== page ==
“Like books and black lives, albums still matter.” – Prince, 2015 Grammy Awards
I’ve been so busy lately that I feel like one of my favorite events has sneaked up on me out of nowhere. I’m just now realizing that the Grammy Awards are only a week away. The GRAMMYs are a time for music lovers like myself to come together and celebrate the “best” in music for the year. I put best in quotations because oftentimes, these past few years especially, it seems as if the GRAMMYs haven’t always awarded the right acts. Rather it be nomination snubs or winner upsets, here are some of the most surprising outcomes over the past few years:
- Esperanza Spalding beating Justin Bieber and Drake for Best New Artist (2011)
- Beck beating Beyonce for Album of the Year (2015)
- Arcade Fire beating Lady Gaga, Eminem, and Katy Perry for Album of the Year (2011)
- Kanye West not receiving an Album of the Year nomination for My Beautiful Dark Twisted Fantasy (2012)
- And wait, hold up (I’m doing my research as I type this, by the way)…Fetty Wap didn’t get a nomination for Best New Artist this year? Come on, son! (and I’m being completely serious, too. Mr. Wap had three top 10 singles and his impact on pop culture is undeniable. How many 10-year-old white kids have you witnessed singing “Trap Queen?” I rest my case) (2015)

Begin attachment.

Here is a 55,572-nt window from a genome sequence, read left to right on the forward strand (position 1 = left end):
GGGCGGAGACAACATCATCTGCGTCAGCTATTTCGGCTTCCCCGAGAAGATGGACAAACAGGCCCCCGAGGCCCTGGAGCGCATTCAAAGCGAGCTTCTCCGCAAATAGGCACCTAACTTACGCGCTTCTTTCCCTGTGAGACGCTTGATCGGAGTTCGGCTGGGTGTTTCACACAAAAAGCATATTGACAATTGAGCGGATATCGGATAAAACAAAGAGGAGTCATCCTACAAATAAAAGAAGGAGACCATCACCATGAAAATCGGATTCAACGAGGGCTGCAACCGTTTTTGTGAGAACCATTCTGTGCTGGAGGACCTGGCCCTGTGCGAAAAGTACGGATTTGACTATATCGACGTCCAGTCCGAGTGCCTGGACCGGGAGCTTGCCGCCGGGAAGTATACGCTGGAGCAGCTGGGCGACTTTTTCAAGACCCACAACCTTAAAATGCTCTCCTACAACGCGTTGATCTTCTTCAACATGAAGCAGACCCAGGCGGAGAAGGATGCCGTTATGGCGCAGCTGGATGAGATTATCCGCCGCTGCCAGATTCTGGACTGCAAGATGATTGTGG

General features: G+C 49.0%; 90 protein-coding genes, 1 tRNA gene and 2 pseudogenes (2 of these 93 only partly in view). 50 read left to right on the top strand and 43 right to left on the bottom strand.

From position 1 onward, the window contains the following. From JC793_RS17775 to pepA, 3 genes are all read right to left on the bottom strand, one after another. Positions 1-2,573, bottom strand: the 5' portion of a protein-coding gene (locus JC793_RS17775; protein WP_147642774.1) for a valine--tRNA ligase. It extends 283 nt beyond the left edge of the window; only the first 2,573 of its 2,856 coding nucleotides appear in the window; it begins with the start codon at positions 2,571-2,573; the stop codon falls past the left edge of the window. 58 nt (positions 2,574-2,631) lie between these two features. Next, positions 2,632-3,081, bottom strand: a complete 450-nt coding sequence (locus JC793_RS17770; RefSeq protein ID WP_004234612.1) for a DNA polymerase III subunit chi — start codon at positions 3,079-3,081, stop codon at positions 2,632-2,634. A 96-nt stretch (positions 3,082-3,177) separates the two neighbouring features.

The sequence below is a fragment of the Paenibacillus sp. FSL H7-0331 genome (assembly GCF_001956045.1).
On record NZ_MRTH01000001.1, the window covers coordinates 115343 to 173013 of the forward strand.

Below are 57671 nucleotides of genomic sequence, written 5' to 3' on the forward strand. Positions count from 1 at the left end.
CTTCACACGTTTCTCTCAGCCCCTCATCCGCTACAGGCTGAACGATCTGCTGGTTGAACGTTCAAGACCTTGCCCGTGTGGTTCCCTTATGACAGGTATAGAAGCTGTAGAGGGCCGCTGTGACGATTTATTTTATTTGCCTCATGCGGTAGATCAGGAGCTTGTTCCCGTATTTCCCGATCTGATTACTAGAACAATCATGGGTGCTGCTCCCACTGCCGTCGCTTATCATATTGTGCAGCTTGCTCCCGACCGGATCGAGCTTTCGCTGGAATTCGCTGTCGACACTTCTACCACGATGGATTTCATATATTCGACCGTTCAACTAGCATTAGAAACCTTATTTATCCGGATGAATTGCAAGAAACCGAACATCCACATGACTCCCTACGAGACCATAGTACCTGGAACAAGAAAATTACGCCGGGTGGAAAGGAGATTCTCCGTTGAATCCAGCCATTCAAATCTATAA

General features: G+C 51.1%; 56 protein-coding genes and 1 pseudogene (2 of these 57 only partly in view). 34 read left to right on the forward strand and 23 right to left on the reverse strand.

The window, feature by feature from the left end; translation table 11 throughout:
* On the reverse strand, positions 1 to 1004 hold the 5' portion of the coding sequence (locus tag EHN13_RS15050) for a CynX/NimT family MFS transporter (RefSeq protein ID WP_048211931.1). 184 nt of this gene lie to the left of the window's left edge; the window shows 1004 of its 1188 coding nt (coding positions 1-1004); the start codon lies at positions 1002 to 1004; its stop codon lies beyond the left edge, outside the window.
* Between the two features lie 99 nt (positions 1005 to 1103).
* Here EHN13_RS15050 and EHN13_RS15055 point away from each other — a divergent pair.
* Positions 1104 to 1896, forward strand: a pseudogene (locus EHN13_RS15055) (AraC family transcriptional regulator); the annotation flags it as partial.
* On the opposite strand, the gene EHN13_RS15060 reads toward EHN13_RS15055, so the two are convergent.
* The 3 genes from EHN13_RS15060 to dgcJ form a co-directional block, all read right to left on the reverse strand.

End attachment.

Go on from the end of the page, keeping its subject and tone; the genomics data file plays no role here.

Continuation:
Another surprising Grammy upset happened in 2014, when Macklemore & Ryan Lewis’ The Heist beat Kendrick Lamar’s (the man of the hour for this post) good kid, m.A.A.d city for Best Rap Album. The results sent social media into an uproar and ended with Macklemore sending Kendrick an apology text for winning, one in which he felt the need to share publicly through his Instagram account for some reason. Spare me! (I have special feelings about Macklemore, but won’t get into them here).
Did Kendrick losing and Macklemore & Ryan Lewis winning change our opinions of good kid, m.A.A.d city, though? No. If you ask any hip-hop fan right now to choose between the two, I’m more than sure GKMC would win by a landslide. I think Wendy Williams explains the award system best. She always uses Tom Cruise as an example. Does he have an Oscar? No. Do we care? No, because we all know he’s still a great actor. The same can be applied to the GRAMMYs. No matter who takes that little gramophone statue home, the art that made the biggest impression on your soul is the only one that will matter years down the line. Exhilarating isn’t it? Music, its power!
But while I am on team “arts over awards,” my heart just might break if one category doesn’t go my way this year. I’m talking about Kendrick Lamar’s To Pimp a Butterfly winning Album of the Year.
My sister got me a poster of this album cover for Christmas. Remind me to get a frame for it!
Along with Drake and J. Cole, Kendrick Lamar is undoubtedly one of the leaders of new school hip-hop. K. Dot’s critically acclaimed third studio album has earned him 11 Grammy nominations this year, making him the most nominated artist for next week’s ceremony.